Wednesday, 11.30pm, Seven Emmy and Golden Globe winners Tina Fey (as variety show producer Liz Lemon) and Alec Baldwin (as network executive Jack Donaghy) are perfect together in this hilarious comedy set in a New York television station. The show is partly based on Fey’s time as a writer on Saturday Night Live; the title comes from 30 Rockefeller Plaza, where NBC studios are located. Launched in 2006, the show is now in its seventh season. Tonight, in Stride of Pride, Liz tries to prove women are funny while simultaneously attempting to head off a meltdown from staff after some negative publicity. Jack the smoothie tries out an unconventional dating strategy.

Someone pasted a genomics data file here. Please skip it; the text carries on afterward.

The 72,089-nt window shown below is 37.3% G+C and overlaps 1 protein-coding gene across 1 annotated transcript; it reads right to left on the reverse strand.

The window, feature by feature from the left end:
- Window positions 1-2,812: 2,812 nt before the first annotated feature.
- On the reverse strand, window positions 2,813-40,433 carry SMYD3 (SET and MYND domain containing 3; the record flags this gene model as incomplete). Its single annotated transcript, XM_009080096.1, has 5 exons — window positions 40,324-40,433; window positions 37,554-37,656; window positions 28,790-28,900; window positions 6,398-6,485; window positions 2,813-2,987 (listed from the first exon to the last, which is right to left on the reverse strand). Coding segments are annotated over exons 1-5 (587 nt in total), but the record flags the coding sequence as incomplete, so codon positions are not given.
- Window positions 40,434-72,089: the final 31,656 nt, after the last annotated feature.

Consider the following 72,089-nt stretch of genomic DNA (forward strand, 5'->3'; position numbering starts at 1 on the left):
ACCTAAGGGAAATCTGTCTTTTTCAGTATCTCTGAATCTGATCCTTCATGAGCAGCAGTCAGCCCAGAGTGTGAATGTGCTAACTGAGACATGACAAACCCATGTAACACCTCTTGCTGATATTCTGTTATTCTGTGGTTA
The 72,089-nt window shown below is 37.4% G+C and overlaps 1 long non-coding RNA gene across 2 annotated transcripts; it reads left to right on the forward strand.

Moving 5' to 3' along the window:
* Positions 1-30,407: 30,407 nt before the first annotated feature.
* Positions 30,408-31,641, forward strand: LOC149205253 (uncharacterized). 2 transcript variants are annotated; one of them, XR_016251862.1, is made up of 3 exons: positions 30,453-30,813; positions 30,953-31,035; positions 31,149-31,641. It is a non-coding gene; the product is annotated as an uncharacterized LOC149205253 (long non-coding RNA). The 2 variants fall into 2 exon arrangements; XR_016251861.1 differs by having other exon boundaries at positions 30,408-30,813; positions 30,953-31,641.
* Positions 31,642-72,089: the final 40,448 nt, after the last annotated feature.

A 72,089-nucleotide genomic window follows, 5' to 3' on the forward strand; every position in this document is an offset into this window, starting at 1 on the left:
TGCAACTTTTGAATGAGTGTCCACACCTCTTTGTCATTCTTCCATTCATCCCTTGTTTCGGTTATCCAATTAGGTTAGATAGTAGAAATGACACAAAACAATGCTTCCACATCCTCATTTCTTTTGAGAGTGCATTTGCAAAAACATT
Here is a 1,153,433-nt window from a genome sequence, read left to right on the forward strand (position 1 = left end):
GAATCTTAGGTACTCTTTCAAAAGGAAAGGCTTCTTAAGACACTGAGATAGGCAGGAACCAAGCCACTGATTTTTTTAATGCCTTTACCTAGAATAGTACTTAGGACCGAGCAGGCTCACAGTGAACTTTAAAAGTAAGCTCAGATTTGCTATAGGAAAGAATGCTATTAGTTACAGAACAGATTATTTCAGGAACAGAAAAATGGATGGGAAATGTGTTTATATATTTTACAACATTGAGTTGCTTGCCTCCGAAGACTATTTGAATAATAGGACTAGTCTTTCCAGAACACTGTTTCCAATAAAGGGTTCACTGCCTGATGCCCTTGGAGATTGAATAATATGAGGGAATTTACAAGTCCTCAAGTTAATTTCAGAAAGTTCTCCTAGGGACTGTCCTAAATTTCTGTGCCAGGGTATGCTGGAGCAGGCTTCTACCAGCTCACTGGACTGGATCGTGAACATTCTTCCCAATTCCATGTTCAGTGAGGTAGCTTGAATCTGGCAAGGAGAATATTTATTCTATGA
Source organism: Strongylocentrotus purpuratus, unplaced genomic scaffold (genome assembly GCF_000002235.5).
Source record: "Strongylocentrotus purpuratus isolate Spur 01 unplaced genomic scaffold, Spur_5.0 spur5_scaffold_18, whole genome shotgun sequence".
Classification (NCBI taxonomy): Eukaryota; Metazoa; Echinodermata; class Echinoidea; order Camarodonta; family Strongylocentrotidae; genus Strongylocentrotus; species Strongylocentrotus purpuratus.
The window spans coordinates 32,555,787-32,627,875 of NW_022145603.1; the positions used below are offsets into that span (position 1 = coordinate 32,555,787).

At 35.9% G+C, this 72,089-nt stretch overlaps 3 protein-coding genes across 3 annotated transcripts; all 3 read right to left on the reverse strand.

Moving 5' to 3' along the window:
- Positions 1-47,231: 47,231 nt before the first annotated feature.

Derren Brown’s Something Wicked This Way Comes
Thursday, 8.35pm, SBS Two Derren Brown, 42, is a British illusionist, mentalist, trickster, hypnotist, painter, writer and sceptic. All good stuff for a night in front of the telly. His live performances have won him the Laurence Olivier Award for best entertainment show twice, and tonight’s show, filmed at London’s Old Vic theatre, has the audience eating out of his hand. Brown seems to have a bottomless bag of tricks; his polished routine laced with humour is fun.